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"The criminal restitution statute is designed to make crime victims whole," Attorney General Van Hollen said. "Today's decision vindicates the rights of crime victims."
MADISON - In a consequential ruling positively affecting Wisconsin's crime victims, the Wisconsin Supreme Court held in State v. Fernandez that a court may award restitution in an amount that exceeds what the defendant has the ability to pay during the term of his or her sentence. The decision is significant because it overrules portions of a 2003 Wisconsin Court of Appeals decision (State v. Loutsch) which had been interpreted to limit a court's ability to award restitution based on a defendant's ability to pay the restitution during the time of the defendant's sentence (incarceration + extended supervision).
"As we recognize Wisconsin's crime victims this week, this decision is particularly fitting and welcome. Wisconsin's criminal restitution statute is designed to make crime victims whole," Attorney General J.B. Van Hollen said. "Today's decision vindicates the rights of crime victims." Van Hollen's office handled the case for the state on appeal.
The court's decision affirms a Fond du Lac County Circuit Court order that awarded full restitution for damages caused when Fernandez, intoxicated, stole a car and injured a worker in the Fond du Lac rail yard when the worker had to dive out of the path of the oncoming car and suffered injury as a result. Ultimately, Fernandez's joyride ended when he crashed the vehicle. The Court of Appeals certified the case to the Wisconsin Supreme Court to answer the question as to whether a 2002 Court of Appeals decision had correctly interpreted the criminal restitution statute.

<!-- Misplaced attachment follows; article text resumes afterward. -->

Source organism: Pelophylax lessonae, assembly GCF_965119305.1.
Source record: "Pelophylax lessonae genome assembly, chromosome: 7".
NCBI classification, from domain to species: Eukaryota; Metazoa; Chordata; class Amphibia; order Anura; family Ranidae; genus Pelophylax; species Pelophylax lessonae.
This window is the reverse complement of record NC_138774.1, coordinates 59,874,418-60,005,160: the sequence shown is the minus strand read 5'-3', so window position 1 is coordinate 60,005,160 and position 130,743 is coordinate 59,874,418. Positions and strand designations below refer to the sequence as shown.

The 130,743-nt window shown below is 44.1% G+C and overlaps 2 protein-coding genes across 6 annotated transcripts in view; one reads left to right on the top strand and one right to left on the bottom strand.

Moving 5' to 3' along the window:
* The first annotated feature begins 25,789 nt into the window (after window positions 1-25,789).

"The Loutsch decision was inappropriately limiting restitution awards in a way that was not the Legislature's intent. It further prevented crime victims from being awarded what they were statutorily entitled to receive from criminal defendants." Van Hollen said. "I authorized our attorneys to continue to advocate for the law and the rights of crime victims with the hope that the Wisconsin Supreme Court would take up this issue. The Court did and today I am pleased it has vindicated the law, our legal position, and importantly, the rights of crime victims," he concluded.
Under the restitution statute (Wis. Stat. 973.20(13)(a)), when setting restitution, courts are directed to consider the amount of loss suffered by any victim as a result of a crime; the financial resources of the defendant; the present and future earning ability of the defendant; the needs and earning ability of the defendant's dependents; and any other factors which the court deems appropriate. Today, the supreme court made clear that awarding full restitution for a victim's loss is appropriate as long as the defendant's ability to pay is taken into consideration.
A copy of today's decision can be found at: http://www.wicourts.gov/sc/opinion/DisplayDocument.pdf?content=pdf&seqNo=36312.
The State was represented on appeal by Assistant Attorney General Lee Pray.